US7495454B2 - Device for measurement of electrical properties in materials - Google Patents

Device for measurement of electrical properties in materials Download PDF

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US7495454B2
US7495454B2 US11706683 US70668307A US7495454B2 US 7495454 B2 US7495454 B2 US 7495454B2 US 11706683 US11706683 US 11706683 US 70668307 A US70668307 A US 70668307A US 7495454 B2 US7495454 B2 US 7495454B2
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device
connector port
material
conduits
flange
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US20080191711A1 (en )
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David F. Rivera
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US Secretary of Navy
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US Secretary of Navy
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    • GPHYSICS
    • G01MEASURING; TESTING
    • G01NINVESTIGATING OR ANALYSING MATERIALS BY DETERMINING THEIR CHEMICAL OR PHYSICAL PROPERTIES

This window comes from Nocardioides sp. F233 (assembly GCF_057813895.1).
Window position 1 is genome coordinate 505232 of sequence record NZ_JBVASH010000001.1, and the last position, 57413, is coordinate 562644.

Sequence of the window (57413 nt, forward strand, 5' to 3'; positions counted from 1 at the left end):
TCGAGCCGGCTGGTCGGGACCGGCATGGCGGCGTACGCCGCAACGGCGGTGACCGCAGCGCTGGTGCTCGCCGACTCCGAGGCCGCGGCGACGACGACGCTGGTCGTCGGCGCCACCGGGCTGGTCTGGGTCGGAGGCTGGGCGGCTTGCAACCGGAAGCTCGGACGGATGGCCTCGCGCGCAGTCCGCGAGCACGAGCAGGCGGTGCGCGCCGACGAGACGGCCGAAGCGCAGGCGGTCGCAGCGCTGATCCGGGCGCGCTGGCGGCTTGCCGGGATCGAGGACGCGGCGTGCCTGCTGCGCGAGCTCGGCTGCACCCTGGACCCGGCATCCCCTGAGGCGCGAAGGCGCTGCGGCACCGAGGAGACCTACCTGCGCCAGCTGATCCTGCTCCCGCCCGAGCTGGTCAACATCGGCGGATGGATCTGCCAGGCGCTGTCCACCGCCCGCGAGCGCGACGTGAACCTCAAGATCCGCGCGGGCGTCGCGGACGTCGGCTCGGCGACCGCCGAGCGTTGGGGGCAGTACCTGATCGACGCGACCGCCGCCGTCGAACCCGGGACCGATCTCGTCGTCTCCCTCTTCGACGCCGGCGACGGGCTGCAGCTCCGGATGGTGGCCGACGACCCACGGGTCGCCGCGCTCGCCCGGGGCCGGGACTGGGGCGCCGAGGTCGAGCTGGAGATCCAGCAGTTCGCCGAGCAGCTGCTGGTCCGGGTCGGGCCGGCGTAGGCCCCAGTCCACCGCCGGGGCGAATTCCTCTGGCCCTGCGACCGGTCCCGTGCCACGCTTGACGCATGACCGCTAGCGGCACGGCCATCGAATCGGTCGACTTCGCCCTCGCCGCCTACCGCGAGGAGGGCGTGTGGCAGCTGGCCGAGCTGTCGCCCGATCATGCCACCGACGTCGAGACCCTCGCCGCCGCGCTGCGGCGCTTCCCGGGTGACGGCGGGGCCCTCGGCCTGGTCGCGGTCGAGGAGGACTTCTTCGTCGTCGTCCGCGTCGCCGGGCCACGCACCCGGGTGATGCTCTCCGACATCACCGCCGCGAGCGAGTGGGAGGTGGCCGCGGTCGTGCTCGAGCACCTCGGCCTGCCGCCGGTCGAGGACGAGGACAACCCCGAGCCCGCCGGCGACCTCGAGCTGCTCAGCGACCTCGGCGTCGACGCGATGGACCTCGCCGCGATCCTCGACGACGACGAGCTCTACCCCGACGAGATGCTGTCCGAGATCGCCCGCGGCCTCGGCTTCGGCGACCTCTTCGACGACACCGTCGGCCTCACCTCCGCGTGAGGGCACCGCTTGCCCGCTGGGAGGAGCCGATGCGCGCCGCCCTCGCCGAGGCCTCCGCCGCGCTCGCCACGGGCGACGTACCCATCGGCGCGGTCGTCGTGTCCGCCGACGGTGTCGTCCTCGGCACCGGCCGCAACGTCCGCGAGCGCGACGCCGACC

• G01N22/00Investigating or analysing materials by the use of microwaves

Abstract

A device for measuring electrical properties, including permittivity, of a material is disclosed. The device includes a first conduit and second conduit terminating at open ends and respectively connected to a first and second connector port. Annuli are formed by the open ends to encompass portions of a flange of the device. The flange as well the portions make firm contact with the material under test, permitting simultaneous measurements of the complex scattering parameters of the material when an electromagnetic field is transmitted through the first connector port. Electrical characteristics of the material can be computed using the measurements received at the first connector port and the second connector port. Shorting screws are used for calibration by selectively opening or shorting the conduits.

Description

STATEMENT OF GOVERNMENT INTEREST

The invention described herein may be manufactured and used by or for the Government of the United States of America for governmental purposes without the payment of any royalties thereon or therefor.

BACKGROUND OF THE INVENTION

(1) Field of the Invention

The present invention relates to a device used for measuring the permittivity of insulating materials over a broad range of frequencies.

(2) Description of the Prior Art